As a counselor of over 30 years now, I have a key message that I give to all the families I get to work with, especially those just starting off. Everyone thrives in an environment of consistent order BUT avoid order becoming a dictator rather than an influencer.
I love the first part of this advice (live a life of orderliness), because I had it taught to me by my precious Mom while growing-up. Also, I’ll confess, I like predictable schedules, organized drawers and the calendar of celebrations I can look forward to. When I was a young wife many years ago, I loved making a weekly routine; I knew when I cleaned, did the laundry and ran errands. I am not one who enjoys surprises as I would prefer to anticipate events versus have them sprung on me. AND YET – the great thing about marriage in my life is I got to challenge this love of routines some 30 years ago and while it is still true that we humans need order to thrive, I have learned when habits are healthy and when they are best put aside.
When Habits Are Healthy
Habits are routines of behavior whether in action or thought that are repeated at regular intervals; you know you have a habit when it is something you think or do that is difficult for you to give-up. They are predictable and give us a sense of security and order that is key to human wellness. Our God is a God of order and that is reflected in His creation (1 Tim. 2:13), how Paul discipled the church in Corinth (1 Cor. 14:33, 40) and how Titus was encouraged to structure the church on the island of Crete (Titus 1:5).
Habits are better reflections of a person’s character than independent events. Look at someone’s pattern over time and you’ll get to know the true person they are – what they value, what their goals are and what they truly love. Habits are present whether someone is watching or not and will rear their heads especially when we are under stress.
Habits that enable us to honor God’s word in our worship of Him, care for our body and the resources He has given to us, and love others well are wonderful and need to be preserved. The “habit” of saying “I love you” to any of my family at the end of a phone conversation reflects my value of family and my heart for them. It affirms our relationship and the priority they have in my life, even if the conversation was difficult.
Determine if your habits are healthy by asking yourself these questions:
- Do others who see this habit affirm and encourage it as one they would want to emulate?
- Does this habit draw others toward Christ?
- Does this habit encourage me to love Jesus more?
- If this habit of thinking or doing was put-up on the huge screen in Times Square, would I be ashamed? (ex – if you have a habit of impatience when your children interrupt you, would you want that filmed for all the world to see?)
- Do you believe God will say, “well done, good and faithful servant”, when all your habits are revealed to Him at the end?
When Habits Are Unhealthy
Anything can be taken to an extreme – even habits. Either showing a disregard for habits or embracing a compulsive drive toward habits reveal an inflexibility that does not serve anyone well. Let’s consider the Pharisees. The Pharisees were opponents of Jesus whom Josephus, a first-century scholar of Roman and Jewish origins, described as simple in lifestyle, believing in both the sovereignty of God and the free will of man, and while the most accurate interpreters of the law, they held rigid the “chief importance to the observation of those commandments”.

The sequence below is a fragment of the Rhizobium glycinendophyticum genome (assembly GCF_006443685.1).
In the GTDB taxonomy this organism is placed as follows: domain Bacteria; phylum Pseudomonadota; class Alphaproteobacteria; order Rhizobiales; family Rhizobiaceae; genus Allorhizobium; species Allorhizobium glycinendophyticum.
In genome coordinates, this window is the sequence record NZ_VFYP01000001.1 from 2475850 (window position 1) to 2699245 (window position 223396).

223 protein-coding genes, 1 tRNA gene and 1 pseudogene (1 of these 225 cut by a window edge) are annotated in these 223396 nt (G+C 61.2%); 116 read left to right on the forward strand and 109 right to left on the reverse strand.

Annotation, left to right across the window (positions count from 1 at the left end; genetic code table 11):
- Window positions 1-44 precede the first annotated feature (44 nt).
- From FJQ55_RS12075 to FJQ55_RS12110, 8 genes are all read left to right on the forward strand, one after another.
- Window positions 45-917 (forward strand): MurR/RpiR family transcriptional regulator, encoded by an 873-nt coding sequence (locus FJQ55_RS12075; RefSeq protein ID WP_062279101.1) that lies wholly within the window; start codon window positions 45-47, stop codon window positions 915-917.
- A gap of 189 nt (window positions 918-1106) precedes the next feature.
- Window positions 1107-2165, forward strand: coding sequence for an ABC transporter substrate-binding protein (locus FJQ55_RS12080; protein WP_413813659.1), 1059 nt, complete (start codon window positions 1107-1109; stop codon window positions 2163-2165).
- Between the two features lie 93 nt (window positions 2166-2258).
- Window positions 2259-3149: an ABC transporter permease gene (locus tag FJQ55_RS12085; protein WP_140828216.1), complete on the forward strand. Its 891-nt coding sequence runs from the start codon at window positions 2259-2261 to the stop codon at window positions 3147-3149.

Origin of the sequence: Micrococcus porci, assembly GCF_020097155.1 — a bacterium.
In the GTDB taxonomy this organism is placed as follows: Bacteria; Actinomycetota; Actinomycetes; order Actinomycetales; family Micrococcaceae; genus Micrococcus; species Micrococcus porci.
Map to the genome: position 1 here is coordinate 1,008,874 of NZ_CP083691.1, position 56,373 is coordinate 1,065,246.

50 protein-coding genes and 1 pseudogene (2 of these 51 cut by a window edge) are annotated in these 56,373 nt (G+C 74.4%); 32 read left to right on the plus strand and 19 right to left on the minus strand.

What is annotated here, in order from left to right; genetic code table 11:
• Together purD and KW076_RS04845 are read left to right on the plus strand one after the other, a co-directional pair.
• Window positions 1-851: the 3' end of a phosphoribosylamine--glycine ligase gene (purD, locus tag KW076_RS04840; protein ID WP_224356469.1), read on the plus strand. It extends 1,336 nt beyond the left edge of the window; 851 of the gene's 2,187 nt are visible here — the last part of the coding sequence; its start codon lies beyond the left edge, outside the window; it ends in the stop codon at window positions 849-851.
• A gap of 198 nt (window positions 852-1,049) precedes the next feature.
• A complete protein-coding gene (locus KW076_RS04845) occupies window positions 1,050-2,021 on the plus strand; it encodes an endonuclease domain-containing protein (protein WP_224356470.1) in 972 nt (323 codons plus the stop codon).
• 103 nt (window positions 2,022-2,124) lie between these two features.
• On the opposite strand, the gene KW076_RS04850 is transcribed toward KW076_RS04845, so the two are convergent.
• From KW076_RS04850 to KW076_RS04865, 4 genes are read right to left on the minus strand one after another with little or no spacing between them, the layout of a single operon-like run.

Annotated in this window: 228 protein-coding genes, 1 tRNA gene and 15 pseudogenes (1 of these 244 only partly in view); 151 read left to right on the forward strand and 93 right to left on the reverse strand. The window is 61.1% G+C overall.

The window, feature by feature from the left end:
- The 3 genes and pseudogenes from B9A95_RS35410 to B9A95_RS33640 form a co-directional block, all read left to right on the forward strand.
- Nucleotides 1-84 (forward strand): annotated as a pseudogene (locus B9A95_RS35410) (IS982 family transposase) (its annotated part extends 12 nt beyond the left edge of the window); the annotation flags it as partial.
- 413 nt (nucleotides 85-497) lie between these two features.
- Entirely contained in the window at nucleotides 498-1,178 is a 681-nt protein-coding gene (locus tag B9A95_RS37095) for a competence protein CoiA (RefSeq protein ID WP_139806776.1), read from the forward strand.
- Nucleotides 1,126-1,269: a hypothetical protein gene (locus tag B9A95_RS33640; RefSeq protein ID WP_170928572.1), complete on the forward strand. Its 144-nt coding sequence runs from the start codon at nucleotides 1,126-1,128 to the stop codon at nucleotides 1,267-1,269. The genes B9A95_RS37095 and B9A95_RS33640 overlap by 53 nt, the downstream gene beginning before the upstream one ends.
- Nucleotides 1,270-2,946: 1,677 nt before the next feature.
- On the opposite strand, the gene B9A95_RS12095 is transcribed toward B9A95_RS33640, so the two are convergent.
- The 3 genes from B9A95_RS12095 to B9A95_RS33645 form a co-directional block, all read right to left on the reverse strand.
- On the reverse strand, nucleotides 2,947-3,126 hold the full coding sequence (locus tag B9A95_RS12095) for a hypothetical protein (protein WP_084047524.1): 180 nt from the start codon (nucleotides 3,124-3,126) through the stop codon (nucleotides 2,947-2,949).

Observance of the law and the law itself became more important than the law-giver, and as such, they missed the appearance of the law-giver (Jesus) when He arrived. Why? Because Jesus knew the heart of the law and thus, did not always obey it the way the Pharisees thought it “should” be obeyed. Jesus healed on the Sabbath, engaged in conversations across cultural boundaries, and feasted on wine and food with tax collectors and sinners and of course, the Pharisees were appalled by such behavior. Their religion had become a set of habits, a pattern of life that observed the rules, but had lost the heart of them.
Have your habits become unhealthy? Consider your response to the following to decide.
- Do you become anxious or even angry when your habits are interrupted?
- Is the following statement true for you? “If others do not practice their faith with the exact same behavior or belief I do, I automatically see them as wrong, worldly or immature in their faith.”
- Does your joy in living for Christ and enjoying His presence depend on what you do?
- Do you evaluate your godliness on what you do or the fruit of the Spirit?
- Do people talk more about who you are or what you do?
Dear Reader, life is more both/and living than either/or. Let us desire to live both an orderly life and one that reflects a character of grace and spiritual fruit. May what we do never be more important than who we are. May the habits of our life encourage our godly character that values faith over religious works. May we embrace habits we desire to pass on to our children and are worthy of their imitation and may we break those habits that lead to legalism.
Blessings on you and the habits you embrace – may they lead you to both loving and living out your faith well.
Fondly yours, Elizabeth